Finally, and most intriguingly from a contemporary perspective, Godard used this film as an initial exploration of a theme that he would go into greater detail on in such subsequent works as “Masculin/Feminin” and “2 or 3 Things I Know About Her”--the extent to which popular culture has invaded the lives of people and the extent to which it has transformed them into mindless consumers of whatever products or ideas it is pushing at any given time. Throughout the film, Charlotte is constantly being bombarded by ads, images and products that are trying to convince her that only by following their lead will she ever be able to find true happiness--in one of the most famous shots, the perfectly attractive Charlotte is literally dwarfed by a giant billboard informing her that only by wearing a certain bra will she become “the perfect woman.” (The joke is that when we see her in said underwear, it isn’t very alluring and the device she straps on in order to improve her posture is downright foolish.” In the early scenes of the film, this bombardment of consumerist messages has clearly helped turn Charlotte’s mind into mush but when she begins to focus on something more important regarding her own life later on, it begins to lose its hold on her in ways that allow here to think for herself about herself for what may be the first time in her life. Of course, things haven’t changed that much in this regard since 1964 and as a result, “Une Femme mariee” has a more contemporary feel than some of Godard’s other works of this period. It may not be the best place to begin for newcomers to his oeuvre (“Breathless” and “Vivre Sa Vie” are the best in that regard) but for students of his work who have long wished to witness this film, which has been fairly difficult to see over the years, this DVD, despite containing no bonus features to speak of, should go down as a major event for cinephiles everywhere.
Written and directed by Jean-Luc Godard. Starring Macha Meril, Bernard Noel, Philippe Leroy, Christophe Boursellier and Roger Leenhardt. 1964. Unrated. 94 minutes. An E1 Entertainment release. $26.98
NEW AND NOTABLE
ANACONDAS: TRAIL OF BLOOD (Sony Home Entertainment. $24.96): It was made by the same people who brought you “Anaconda 3,” it features more improperly rendered CGI snakes and the only actor in the cast that anyone has vaguely heard of is John Rhys-Davies. Is there anything else that you really need to know? By the way, if this film doesn’t satisfy your thirst for direct-to-video movies involving poorly executed CGI snakes wreaking vague havoc, this week also sees the release of “Silent Venom” (Fox Home Entertainment. $22.98), in which Luke Perry, Krista Allen and Tom Berenger do battle with a bunch of deadly mutated snakes that get loose aboard, of all things, a submarine.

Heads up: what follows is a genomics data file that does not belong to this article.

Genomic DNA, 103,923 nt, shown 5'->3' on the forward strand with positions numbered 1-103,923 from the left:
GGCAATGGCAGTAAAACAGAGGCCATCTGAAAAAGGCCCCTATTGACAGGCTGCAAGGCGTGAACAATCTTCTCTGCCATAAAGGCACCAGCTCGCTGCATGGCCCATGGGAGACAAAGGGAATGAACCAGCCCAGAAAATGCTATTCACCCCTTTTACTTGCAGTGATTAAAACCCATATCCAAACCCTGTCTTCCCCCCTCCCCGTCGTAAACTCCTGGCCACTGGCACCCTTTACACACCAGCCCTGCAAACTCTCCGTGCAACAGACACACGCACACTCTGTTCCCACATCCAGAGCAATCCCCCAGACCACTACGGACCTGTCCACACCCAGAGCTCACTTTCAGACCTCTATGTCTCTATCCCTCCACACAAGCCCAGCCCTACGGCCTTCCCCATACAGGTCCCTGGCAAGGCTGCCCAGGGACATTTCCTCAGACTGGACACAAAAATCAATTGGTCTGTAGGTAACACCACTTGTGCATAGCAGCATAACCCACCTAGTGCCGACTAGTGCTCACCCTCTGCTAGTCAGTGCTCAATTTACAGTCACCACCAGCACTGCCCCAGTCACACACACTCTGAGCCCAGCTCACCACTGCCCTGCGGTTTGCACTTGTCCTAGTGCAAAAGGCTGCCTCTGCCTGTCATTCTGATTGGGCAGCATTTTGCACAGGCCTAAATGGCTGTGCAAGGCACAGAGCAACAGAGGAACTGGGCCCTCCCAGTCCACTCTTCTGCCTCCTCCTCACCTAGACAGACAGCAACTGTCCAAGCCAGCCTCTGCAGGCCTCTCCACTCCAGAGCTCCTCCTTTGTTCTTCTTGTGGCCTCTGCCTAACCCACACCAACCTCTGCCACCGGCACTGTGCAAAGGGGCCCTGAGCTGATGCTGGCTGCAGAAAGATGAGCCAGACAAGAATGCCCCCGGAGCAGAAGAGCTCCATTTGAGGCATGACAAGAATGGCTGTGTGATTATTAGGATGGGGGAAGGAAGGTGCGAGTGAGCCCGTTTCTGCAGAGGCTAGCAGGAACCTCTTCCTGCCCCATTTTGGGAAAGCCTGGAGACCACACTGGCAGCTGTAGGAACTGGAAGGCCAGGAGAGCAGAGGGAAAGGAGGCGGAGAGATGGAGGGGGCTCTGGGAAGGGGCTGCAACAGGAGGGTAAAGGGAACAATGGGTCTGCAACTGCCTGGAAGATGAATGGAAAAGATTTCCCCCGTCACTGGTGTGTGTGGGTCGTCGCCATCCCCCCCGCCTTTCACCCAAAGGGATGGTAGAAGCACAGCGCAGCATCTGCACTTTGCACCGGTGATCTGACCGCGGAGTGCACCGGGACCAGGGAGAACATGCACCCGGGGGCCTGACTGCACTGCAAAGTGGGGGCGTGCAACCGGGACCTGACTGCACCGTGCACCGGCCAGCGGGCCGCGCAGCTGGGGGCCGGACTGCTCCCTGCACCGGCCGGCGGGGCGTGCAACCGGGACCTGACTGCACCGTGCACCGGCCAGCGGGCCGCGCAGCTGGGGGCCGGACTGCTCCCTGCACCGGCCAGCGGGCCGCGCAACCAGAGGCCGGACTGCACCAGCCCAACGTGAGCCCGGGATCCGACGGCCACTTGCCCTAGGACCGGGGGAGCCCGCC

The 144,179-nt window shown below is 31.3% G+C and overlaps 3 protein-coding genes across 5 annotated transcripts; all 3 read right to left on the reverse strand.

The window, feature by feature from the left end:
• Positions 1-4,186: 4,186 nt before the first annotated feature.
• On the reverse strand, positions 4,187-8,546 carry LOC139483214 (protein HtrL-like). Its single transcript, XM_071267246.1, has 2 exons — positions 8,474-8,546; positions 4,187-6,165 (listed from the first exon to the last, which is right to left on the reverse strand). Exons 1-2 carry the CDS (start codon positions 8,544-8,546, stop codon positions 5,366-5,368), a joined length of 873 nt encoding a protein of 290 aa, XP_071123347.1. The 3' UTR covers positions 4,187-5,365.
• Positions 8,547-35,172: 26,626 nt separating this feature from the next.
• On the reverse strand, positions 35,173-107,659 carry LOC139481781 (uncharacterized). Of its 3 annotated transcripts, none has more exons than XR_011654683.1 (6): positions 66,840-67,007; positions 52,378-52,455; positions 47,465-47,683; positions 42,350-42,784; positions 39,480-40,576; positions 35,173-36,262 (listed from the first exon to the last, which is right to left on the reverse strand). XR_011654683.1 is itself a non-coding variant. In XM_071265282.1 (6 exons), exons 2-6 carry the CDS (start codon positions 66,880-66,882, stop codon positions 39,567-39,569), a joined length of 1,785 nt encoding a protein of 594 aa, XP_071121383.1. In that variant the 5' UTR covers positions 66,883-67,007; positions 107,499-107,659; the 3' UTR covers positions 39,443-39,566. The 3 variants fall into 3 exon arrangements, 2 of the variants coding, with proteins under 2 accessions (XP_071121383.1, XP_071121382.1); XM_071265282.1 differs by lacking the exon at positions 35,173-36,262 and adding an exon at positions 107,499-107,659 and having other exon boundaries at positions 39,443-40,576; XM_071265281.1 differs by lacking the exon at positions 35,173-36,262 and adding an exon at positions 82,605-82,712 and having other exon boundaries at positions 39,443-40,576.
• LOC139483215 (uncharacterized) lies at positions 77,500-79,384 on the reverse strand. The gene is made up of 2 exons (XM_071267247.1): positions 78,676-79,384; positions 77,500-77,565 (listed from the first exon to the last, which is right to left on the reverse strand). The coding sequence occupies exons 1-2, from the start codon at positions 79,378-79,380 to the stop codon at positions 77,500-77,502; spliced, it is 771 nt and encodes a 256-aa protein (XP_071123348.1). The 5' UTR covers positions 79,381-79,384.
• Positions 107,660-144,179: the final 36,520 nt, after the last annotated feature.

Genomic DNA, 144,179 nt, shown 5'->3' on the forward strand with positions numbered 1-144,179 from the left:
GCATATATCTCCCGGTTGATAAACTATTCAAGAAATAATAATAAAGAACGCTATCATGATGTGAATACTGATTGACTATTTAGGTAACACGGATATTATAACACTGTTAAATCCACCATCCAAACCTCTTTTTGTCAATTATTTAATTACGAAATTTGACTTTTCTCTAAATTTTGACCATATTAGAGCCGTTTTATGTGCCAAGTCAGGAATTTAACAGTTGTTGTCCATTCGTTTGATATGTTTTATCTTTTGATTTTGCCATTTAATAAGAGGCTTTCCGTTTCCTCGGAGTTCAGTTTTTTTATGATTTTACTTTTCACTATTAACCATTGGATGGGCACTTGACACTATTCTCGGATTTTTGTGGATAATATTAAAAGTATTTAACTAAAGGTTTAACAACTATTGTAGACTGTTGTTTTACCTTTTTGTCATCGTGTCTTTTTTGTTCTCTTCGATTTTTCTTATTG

BABY ON BOARD (National Entertainment Media. $24.98): Although I have a soft spot in my heart for Heather Graham (no jokes from the peanut gallery), even her presence isn’t enough to save this hideous comedy in which she plays an ambitious businesswoman who unexpectedly finds herself bearing the foul drop of husband Jerry O’Connell, a turn of events that leads to much wackiness involving themselves and deeply unlikable pals John Corbett and Lara Flynn Boyle. I don’t want to sound harsh but if ever there was a movie that could have used an attack by a group of imperfectly rendered CGI snakes, it is this one.
DEFIANCE (Paramount Home Video. $29.99): There have, of course, been countless films about the Holocaust in recent years and for the most part, they have dealt almost exclusively with the victimization of their characters at the hands of their oppressors. By telling the true-life story of a trio of brothers (Daniel Craig, Live Schreiber and Jaime Bell) who helped to shelter over a thousand Jewish refugees in the woods while training them to fight back against their oppressors, director Ed Zwick gives us a Holocaust story that is more interested in showing its characters fighting back instead of suffering (although there is enough of that to go around here as well) and the sheer unusualness of such an approach is enough to grab one’s interest for a few minutes. Unfortunately, while one can applaud Zwick’s ambitions regarding the project--half “Schindler’s List” and half “Red Dawn”--the way he handles the material is so draggy and dully earnest in tone that the proceedings pretty much grind to a halt early on.